The USDA Natural Resources Conservation Service (NRCS), is always looking for ways to do things better — whether it is how to conserve more soil on a farming operation or how to streamline internal business processes.
Recently, NRCS made vast improvements to its grants and agreements process making it easier, more timely and efficient for partners to work with us on locally-led conservation projects. Read more »
The Harmonized GAPs Food Safety audit provided by AMS has helped small grower Warren Ford expand his business from selling a couple hundred bushels of peas a summer to selling more than 3,000 cases a summer to Walmart. Photo courtesy Warren and Rosha Ford.
For the produce industry, the summer and fall of 2015 is more than a chance to share a new season of crops with customers. It’s when several of the Food and Drug Administration (FDA) Food Safety Modernization Act (FSMA) laws will become final. FSMA will make significant changes to the country’s food safety laws, including the first-ever regulation of fresh produce and a more proactive approach to preventing foodborne illnesses. My colleagues at the USDA’s Agricultural Marketing Service (AMS) have been working hard with our partners to expand our outreach efforts about food safety to help the produce industry prepare for compliance.
One of the ways that we help the industry prepare for compliance is through a successful partnership with Cornell University and the FDA via the Produce Safety Alliance (PSA). We recently renewed this partnership through a Cooperative Agreement that enables the three entities to devote funds for training and outreach events. Since 2010, AMS has enjoyed working with our colleagues to engage with produce growers, industry members, regulators, and extension educators through working committees, public meetings, focus groups, and webinars. Read more »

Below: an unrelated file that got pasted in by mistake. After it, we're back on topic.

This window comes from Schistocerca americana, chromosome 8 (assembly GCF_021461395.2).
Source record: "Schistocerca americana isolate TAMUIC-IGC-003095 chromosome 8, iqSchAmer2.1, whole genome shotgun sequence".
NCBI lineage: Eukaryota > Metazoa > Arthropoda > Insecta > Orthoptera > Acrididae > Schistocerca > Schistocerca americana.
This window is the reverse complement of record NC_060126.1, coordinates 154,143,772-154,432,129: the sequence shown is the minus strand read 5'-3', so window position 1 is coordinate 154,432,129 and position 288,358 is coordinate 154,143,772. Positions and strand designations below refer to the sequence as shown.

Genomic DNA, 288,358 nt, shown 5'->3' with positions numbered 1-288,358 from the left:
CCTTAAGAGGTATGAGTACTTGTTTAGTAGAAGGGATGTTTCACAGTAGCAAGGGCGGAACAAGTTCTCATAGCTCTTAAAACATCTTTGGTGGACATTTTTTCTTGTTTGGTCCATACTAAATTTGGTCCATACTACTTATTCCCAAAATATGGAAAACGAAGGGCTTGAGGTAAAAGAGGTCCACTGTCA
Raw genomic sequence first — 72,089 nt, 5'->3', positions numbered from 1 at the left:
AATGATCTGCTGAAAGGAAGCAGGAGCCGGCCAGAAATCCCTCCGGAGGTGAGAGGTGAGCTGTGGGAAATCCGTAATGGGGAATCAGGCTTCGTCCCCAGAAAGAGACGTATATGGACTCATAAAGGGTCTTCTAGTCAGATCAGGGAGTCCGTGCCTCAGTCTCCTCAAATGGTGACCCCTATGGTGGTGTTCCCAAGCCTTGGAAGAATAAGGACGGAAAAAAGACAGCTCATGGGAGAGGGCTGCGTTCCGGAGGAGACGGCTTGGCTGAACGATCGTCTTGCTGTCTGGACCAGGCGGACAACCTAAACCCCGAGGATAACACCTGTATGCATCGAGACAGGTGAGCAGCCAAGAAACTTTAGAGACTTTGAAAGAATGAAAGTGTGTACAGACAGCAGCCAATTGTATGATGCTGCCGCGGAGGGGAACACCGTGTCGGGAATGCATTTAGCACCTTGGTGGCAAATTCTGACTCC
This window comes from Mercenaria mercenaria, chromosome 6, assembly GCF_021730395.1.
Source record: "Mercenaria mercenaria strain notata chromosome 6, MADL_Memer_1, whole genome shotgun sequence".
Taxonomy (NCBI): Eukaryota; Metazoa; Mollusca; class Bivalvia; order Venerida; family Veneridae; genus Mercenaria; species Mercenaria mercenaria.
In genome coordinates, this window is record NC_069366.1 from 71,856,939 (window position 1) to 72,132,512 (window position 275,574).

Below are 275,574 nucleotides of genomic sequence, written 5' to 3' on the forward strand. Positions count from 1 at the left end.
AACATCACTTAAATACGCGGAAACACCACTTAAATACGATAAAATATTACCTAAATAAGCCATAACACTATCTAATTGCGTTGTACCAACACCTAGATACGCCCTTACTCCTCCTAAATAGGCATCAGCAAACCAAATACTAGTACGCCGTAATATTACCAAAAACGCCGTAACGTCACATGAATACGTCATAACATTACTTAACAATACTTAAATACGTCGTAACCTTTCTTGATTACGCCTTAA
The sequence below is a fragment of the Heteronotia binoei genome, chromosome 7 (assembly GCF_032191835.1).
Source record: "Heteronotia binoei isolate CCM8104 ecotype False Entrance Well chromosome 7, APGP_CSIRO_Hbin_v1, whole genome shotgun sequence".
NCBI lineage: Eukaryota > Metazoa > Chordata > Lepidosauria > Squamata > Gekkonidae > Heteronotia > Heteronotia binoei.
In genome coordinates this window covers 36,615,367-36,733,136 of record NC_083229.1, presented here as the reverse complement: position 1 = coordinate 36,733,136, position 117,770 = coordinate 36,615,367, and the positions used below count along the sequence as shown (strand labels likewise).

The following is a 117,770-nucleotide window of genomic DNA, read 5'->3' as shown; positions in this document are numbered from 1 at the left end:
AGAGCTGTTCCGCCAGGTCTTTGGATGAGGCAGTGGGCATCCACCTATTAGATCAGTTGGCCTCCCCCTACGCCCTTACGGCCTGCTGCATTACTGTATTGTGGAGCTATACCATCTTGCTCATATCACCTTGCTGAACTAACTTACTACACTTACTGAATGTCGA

Chris West (who directed CCALT up until May 2015), left, celebrates conservation progress at the Yust ranch with Jay and Jim Yust, and CCALT's Carolyn Aspelin, who worked closely with the family to close this important conservation easement. Photo courtesy of Deborah Richie with SGI.
The recent conservation easement on the Yust Ranch in northwestern Colorado represents not only the preservation of a five-generation ranching entity, it also illustrates the vitality of partnerships that expand federal programs and initiatives aimed at protecting wildlife habitat, particularly for species of concern. Read more »
Marcus Peebles, a Procurement Technician with the Agricultural Marketing Service, joined the agency through its Pathways program. AMS photo.
USDA’s Agricultural Marketing Service (AMS) is driven to recruit and hire new and diverse talent into our workforce. Recently, our agency participated in USDA’s innovative on-site application acceptance events targeting Historically Black Colleges and Universities (HBCUs), Hispanic-Serving Institutions (HSIs), 1994 Tribal Land-Grant Colleges and Universities and veterans as part of USDA’s overall recruitment strategy in which all were welcome to apply. USDA’s on-site application acceptance events use the federal Pathways Programs, which offer students and recent graduates a path to federal careers.